In the basement of the Church of the Holy Spirit, many professors had tears in their eyes. Others comforted those who did. Campus Safety officers, staff, and students filled the hall, and high up in the organ loft, the Chamber Singers stood ready for their cue.
Seated across from the faculty, with one eye sewn shut, clad in a graduation robe, was Mike Stone H’92. In two months he would be dead.
Mike was awarded an honorary diploma on February 16, 1992.
“As soon as I looked at him again, I was crying,” Writer-in-Residence P.F. Kluge wrote about that day in his memoir, Alma Mater. “Not just me. About half the department. They called him forward, awarded him the degree, the sash, and the scroll, and he stood there, smiling, while we all stood and applauded, a long ovation for a doomed student catching the late afternoon sun, streaming in through stained glass windows — Local hero.”
Mike was diagnosed with rhabdomyosarcoma, a childhood cancer that rapidly attacks muscle and soft tissue, when he was seven. He was admitted to Children’s Hospital in Chicago with the knowledge that no one had ever survived this cancer before. The doctors informed Mike’s mother, Hays Stone, that the best they could do was keep Mike comfortable.
Instead of waiting around to die, he chose to undergo a dangerous experimental procedure. The treatment lasted for three weeks, with 30 radiation sessions in total. The radiation caused Mike’s throat to swell so much that he was unable to eat. But by the end of it, he was still standing. The cancer took away his sight in one eye and reduced it greatly in the other. “He said even the peripheral vision he had was like looking through a glass shower door, it was foggy,” Hays recalled. “But he made the most of that.”
Though he lost his sight, he never let his disability get in the way of making the most of his new lease on life. Mike would frequently ride his bike through the Chicago suburbs and even made the varsity swim team in high school.
When it came time for Mike to go to college, his father wanted him to go to Princeton University like his brother, but Hays wanted him to stay close to her so she could be at his side if anything went wrong. When Mike visited Kenyon over spring break, the Office of Admissions was closed. He and his mother were frantically searching the campus for someone to interview him when they happened upon Tom Edwards, the dean of students and swim coach.
After the interview, Hays remembered Edwards turning to her son. “Mike, we’ve never had a blind student before, so we can’t tell you what we can provide, we don’t have any systems in place,” Edwards said, according to Hays. “So you tell us what you need in order to be a fully functioning Kenyon student.” With that gesture, Mike decided to go to Kenyon and became the first blind student to attend the college.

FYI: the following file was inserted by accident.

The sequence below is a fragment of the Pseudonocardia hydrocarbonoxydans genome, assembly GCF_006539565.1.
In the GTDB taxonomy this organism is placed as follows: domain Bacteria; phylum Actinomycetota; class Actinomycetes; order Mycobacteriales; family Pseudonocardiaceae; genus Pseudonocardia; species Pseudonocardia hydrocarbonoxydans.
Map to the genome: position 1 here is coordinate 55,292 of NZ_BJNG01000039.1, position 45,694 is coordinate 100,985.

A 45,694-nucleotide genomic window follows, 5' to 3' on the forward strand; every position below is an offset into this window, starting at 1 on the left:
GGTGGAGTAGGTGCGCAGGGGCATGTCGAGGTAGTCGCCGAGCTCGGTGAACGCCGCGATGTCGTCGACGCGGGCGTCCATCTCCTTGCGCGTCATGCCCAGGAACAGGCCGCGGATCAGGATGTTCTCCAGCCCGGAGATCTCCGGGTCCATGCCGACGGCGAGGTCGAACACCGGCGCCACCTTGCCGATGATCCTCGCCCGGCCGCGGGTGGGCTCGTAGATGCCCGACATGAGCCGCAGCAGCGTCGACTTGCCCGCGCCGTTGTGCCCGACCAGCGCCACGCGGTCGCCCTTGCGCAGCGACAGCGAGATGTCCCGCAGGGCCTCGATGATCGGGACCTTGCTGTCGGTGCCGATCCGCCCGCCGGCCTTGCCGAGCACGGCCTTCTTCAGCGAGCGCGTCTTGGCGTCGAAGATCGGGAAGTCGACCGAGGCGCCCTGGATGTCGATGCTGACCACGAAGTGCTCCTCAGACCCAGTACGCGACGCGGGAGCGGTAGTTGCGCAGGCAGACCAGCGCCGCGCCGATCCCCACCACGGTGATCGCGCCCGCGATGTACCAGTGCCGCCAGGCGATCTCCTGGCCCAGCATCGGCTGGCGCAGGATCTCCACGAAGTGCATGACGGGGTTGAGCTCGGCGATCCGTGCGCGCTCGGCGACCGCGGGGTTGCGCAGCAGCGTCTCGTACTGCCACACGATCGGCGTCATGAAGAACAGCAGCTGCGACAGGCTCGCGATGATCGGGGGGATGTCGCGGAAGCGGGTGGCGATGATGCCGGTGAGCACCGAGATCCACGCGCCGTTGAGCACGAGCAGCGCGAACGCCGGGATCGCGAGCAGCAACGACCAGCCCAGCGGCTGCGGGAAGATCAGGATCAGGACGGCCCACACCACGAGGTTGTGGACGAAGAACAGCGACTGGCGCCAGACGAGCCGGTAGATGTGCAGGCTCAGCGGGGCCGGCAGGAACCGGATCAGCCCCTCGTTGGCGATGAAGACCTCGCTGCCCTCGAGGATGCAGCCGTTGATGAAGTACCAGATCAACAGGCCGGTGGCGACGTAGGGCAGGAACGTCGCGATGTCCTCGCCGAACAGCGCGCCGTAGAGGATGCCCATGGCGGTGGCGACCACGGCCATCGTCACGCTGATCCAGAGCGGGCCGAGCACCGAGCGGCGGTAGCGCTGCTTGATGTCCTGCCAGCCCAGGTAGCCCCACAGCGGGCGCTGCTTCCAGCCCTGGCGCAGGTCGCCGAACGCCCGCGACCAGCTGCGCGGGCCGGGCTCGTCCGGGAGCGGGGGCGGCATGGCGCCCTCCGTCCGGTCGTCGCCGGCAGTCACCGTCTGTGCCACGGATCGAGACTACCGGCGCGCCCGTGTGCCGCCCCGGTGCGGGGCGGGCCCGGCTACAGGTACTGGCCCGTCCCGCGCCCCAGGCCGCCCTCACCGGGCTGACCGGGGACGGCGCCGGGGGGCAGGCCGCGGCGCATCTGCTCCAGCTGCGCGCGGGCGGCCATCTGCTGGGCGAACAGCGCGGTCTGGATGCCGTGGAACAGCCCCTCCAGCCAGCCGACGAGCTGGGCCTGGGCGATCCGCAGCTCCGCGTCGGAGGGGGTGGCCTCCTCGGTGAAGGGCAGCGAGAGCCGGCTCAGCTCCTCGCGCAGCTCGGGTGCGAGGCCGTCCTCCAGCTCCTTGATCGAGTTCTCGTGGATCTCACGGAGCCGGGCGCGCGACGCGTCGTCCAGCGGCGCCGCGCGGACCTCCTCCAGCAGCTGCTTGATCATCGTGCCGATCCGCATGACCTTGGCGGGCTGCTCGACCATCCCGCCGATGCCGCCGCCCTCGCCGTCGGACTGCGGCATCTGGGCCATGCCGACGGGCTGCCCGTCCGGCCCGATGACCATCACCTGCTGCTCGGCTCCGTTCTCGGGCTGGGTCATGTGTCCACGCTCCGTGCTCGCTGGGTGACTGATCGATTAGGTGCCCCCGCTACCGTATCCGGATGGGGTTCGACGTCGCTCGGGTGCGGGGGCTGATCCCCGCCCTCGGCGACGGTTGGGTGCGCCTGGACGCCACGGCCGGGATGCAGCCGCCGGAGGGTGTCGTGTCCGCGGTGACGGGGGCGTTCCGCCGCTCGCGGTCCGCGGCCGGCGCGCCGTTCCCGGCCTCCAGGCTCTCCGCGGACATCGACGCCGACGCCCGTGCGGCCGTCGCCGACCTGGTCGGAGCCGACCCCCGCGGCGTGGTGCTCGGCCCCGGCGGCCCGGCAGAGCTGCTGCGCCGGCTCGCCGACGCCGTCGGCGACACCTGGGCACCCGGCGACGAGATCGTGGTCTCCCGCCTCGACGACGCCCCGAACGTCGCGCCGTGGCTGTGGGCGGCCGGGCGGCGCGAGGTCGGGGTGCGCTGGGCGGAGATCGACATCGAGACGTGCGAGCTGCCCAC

Within a year at Kenyon, Mike became the Peirce Dining Hall coordinator, in charge of making sure the dining hall ran smoothly. Along with his title came an apartment in lower Peirce, where the computer lab is now located. Students across Kenyon lent their time to help him, getting him food. Mike returned their kindness with serenades from his guitar. “Everybody just adopted him,” Hays remembered.
It wasn’t just the students and professors who embraced Mike. Workers at the Gambier Post Office, Peirce, and Campus Safety all made sure to be at the ready to help him. One of the Campus Safety officers, Tom Woolsey, now works at the Village Market.
“He was so independent,” Woolsey recalled. “He might have been the most independent person you would ever meet, but you still felt like you wanted to be there for him.”
Woolsey gave Mike his phone number for emergencies. Mike only ever used it once, to prank call Woolsey.
Liz Keeney, the associate director of Student Accessibility and Support Services, was the Dean of Academic Advising while Mike was a student. Her first year was his senior year.
“The way I met Mike was, I started on July first when the students came back. There were three students with significant visual impairments,” Keeney recalled. “My innocent thought was, ‘OK, what can I do for you guys?’ Mike’s first comment after ‘hello’ was, ‘No, that’s wrong. What can we do for you?’”
After the meeting, Mike turned to the visually impaired first year next to him and offered her a tour of the campus. While walking around, he would stop at various buildings and turn to her. “You hear how the wind just changed? Hear how it sounds different here?”
“She had different landmarks than any sighted person would use or would’ve been able to suggest,” Keeney remembered. “It empowered her to navigate independently in a way that none of us ever could have. So that’s the kind of guy Mike was.”
Shortly after Mike turned 21, he began having severe nosebleeds. He was admitted to Riverside Methodist Hospital in Columbus, which called Hays in Chicago. The cancer was back.
His new cancer was called malignant fibrous histiocytoma, and it targeted his blood supply. The cancer was a consequence of the radiation that saved him the first time. After the diagnosis, Mike took it upon himself to tell his professors and friends that he was dying.